D6.3 Profile matching and risk indicators for potential young victims and offenders
This deliverable represents the first outcome of Task 6.3 “Profile matching and definition of risk indicators for potential young victims and offenders”, which is the third task of Work Package (WP) 6 in the RAYUELA project. This task obtains as input (from previous tasks) a series of potentially key identifiers/variables for detecting or probabilistically classifying the participants of the pilots. This also helps to create a series of risk profiles (of offender and victim) for the cybercrimes under consideration. However, the approach used in this task is based on a different mindset than the one used in Task 6.2 (based on Machine Learning predictions). In this task, an approach based on causality and Bayesian statistics is used.
More specifically, we have analysed the data collected in the RAYUELA pilots using Bayesian Networks, and proposed a methodology to compare different hypotheses of architectures quantitatively. We have also been assisted by RAYUELA cyberbullying experts for proposing such architectures. Subsequently, we perform a series of causal statistical analyses that help us to identify essential indicators/variables to identify potential victims and perpetrators. Finally, we note a series of comments and limitations on the techniques used and the data available so far, which make us cautious about the conclusions that can be drawn from the results.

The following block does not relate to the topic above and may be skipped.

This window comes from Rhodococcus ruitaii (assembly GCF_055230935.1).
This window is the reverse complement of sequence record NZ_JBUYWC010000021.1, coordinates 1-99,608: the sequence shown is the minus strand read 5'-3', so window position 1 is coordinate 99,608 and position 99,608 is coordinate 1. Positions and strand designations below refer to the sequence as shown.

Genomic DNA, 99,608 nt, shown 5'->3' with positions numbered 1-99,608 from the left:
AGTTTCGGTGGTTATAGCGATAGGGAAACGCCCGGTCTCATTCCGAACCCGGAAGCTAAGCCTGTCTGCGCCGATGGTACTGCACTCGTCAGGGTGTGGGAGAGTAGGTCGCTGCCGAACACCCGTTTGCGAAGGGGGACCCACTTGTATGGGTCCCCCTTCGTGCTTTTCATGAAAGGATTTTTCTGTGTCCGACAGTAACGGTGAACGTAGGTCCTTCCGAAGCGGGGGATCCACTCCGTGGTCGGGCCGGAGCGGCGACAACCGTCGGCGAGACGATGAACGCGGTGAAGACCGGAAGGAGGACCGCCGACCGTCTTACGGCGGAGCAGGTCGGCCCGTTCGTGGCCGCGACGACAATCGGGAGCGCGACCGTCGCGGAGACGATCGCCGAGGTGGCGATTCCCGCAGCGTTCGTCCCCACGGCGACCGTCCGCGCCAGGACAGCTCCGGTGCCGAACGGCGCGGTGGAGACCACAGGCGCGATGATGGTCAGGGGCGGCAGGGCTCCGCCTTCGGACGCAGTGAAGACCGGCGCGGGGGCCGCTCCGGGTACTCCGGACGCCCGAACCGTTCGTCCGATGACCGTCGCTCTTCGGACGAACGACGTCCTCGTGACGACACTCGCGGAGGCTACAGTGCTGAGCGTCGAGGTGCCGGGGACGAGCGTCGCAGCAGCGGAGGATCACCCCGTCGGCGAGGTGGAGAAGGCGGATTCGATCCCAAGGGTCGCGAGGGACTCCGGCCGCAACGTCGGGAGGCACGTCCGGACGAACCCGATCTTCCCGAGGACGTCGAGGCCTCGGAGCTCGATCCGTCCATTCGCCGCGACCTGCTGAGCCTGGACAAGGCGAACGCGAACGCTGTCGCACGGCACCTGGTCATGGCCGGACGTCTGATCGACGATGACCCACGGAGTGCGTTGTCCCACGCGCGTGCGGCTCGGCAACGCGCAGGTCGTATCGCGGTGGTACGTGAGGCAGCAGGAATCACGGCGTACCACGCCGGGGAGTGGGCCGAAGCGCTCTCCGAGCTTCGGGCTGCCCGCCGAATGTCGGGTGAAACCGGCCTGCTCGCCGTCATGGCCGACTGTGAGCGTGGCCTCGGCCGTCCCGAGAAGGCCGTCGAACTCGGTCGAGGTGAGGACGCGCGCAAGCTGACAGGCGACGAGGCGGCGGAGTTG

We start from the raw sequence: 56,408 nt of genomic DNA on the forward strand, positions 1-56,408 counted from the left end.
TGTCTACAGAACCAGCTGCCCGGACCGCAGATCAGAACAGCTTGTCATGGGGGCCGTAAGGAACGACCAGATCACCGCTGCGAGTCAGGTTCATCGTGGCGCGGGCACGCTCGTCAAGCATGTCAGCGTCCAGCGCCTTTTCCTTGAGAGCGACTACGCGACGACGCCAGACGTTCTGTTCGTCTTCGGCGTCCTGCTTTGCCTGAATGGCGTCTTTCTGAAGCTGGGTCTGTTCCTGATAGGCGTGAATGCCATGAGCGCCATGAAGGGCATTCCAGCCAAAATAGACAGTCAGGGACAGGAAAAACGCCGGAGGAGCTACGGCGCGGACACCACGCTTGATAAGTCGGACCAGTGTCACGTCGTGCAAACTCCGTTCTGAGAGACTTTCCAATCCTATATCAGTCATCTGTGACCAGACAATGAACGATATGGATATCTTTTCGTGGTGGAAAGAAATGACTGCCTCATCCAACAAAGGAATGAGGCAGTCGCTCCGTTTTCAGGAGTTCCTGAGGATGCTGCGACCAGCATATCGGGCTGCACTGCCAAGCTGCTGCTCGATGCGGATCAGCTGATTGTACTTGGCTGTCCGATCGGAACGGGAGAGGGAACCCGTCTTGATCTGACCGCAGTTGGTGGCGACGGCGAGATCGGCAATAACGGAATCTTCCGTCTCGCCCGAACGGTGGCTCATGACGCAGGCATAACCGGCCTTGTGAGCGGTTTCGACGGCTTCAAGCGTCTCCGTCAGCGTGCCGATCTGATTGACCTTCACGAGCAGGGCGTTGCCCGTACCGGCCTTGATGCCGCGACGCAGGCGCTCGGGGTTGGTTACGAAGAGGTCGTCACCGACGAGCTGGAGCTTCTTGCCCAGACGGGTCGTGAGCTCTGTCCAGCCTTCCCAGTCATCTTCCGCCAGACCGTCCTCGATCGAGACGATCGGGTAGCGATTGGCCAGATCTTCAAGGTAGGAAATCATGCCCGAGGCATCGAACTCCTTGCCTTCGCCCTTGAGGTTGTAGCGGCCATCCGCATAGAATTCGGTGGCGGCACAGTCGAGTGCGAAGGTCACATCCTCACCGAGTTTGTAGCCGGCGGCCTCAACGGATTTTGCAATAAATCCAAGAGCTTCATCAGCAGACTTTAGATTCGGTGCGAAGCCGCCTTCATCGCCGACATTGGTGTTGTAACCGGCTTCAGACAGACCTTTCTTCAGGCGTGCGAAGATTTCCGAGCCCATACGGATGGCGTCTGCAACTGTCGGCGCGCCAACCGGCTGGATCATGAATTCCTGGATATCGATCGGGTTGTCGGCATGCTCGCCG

We focused the analyses on the cybercrime of cyberbullying, as it is the only cybercrime considered for which we have a validated psychological questionnaire that players must answer. This would be the gathered data which is closer to a “ground truth”. In this way, the methodologies and conclusions drawn from these analyses of cyberbullying will be helpful for the subsequent investigation of the other cybercrimes considered in RAYUELA.
Based on the initial findings, it appears that the variables collected through the RAYUELA serious game are promising in detecting potential perpetrators and victims of cyberbullying. However, it is important to exercise caution in interpreting the results due to the limited amount of data available for analysis, as well as the potential noise inherent in social science and video game data. Nevertheless, these initial results suggest that the RAYUELA serious game has the potential to be a valuable tool for social research purposes, highlighting the need for further exploration of its capabilities.